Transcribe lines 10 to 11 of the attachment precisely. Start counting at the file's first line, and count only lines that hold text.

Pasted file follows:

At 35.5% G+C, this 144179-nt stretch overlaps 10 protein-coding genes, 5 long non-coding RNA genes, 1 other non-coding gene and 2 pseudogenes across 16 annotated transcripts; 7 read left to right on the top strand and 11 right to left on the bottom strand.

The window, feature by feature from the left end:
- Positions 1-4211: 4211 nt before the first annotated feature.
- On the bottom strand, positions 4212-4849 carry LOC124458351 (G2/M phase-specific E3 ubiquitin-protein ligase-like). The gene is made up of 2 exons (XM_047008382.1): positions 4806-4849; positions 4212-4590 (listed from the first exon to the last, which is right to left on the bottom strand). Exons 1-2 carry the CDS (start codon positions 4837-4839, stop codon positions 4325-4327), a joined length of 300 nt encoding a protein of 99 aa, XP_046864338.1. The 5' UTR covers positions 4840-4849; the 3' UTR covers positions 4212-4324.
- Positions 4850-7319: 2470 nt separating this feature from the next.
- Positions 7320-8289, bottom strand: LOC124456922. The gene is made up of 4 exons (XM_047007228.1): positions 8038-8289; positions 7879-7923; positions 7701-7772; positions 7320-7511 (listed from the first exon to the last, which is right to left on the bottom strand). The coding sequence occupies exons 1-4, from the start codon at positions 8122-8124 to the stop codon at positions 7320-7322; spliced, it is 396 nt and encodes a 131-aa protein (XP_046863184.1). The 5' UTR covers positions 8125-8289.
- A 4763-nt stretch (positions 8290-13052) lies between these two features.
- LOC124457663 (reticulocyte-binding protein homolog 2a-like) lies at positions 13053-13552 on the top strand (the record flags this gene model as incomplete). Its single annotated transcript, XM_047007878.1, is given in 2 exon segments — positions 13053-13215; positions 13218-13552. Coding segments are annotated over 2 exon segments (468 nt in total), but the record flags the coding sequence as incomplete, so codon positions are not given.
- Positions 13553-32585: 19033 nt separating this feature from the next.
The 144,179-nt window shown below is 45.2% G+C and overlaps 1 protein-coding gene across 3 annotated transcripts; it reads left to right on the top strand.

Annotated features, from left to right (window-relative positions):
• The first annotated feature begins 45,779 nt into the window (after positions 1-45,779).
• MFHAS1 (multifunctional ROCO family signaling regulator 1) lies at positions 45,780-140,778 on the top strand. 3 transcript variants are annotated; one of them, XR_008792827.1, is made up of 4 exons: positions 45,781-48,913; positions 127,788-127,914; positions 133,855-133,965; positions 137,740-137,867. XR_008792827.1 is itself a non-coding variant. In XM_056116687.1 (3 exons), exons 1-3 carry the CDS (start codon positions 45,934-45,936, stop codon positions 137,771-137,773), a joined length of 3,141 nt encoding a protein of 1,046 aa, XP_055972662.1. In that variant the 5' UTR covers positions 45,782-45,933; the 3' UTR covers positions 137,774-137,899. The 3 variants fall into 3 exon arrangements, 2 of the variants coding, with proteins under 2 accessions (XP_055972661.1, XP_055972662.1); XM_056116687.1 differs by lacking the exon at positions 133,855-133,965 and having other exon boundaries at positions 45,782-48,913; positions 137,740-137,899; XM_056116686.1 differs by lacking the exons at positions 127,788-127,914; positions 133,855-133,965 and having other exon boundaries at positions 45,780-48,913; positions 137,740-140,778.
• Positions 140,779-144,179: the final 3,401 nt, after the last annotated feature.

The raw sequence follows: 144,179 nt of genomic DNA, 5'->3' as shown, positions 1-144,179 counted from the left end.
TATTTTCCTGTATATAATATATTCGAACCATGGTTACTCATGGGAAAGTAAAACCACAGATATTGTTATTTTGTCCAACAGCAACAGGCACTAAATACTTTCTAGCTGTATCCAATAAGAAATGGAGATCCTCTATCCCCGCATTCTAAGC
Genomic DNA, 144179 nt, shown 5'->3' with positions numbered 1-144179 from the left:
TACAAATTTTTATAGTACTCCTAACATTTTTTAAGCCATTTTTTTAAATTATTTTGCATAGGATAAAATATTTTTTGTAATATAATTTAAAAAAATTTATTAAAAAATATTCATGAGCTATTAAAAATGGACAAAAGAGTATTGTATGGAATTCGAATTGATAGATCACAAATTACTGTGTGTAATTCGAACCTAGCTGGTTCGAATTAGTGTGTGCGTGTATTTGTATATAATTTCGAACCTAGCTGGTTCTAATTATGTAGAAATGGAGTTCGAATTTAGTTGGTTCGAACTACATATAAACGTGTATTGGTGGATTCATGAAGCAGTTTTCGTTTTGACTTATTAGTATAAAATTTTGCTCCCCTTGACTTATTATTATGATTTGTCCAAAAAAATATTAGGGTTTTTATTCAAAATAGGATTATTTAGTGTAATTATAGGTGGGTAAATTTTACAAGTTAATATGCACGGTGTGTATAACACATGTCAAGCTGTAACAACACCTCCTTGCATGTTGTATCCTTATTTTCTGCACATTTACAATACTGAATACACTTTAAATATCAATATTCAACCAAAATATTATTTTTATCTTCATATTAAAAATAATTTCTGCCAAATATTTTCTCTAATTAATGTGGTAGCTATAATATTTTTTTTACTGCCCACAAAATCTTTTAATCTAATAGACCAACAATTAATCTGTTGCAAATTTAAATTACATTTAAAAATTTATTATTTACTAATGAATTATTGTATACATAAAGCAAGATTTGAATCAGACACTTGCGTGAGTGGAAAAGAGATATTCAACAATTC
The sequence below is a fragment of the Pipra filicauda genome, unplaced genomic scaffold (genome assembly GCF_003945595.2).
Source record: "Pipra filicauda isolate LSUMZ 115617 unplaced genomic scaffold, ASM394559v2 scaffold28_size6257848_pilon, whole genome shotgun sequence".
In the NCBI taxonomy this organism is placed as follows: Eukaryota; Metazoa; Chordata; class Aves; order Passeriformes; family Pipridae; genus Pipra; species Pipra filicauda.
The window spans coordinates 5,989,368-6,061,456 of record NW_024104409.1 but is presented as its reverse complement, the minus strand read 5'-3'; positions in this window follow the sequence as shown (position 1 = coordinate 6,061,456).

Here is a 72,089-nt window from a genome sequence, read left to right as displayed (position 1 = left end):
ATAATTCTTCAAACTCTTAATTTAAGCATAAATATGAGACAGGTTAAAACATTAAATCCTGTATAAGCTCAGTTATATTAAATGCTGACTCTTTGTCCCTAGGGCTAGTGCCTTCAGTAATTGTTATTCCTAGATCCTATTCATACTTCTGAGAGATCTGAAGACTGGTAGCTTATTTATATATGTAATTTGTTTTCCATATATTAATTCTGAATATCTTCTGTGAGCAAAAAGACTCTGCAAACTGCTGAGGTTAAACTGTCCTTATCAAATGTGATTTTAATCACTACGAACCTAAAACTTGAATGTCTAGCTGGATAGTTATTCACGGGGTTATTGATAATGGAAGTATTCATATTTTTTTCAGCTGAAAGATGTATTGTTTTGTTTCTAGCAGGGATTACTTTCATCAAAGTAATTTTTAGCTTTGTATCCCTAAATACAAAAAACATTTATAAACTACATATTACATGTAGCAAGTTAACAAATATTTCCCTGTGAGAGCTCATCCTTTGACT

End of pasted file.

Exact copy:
The 144,179-nt window shown below is 45.2% G+C and overlaps 1 protein-coding gene across 3 annotated transcripts; it reads left to right on the top strand.

Annotated features, from left to right (window-relative positions):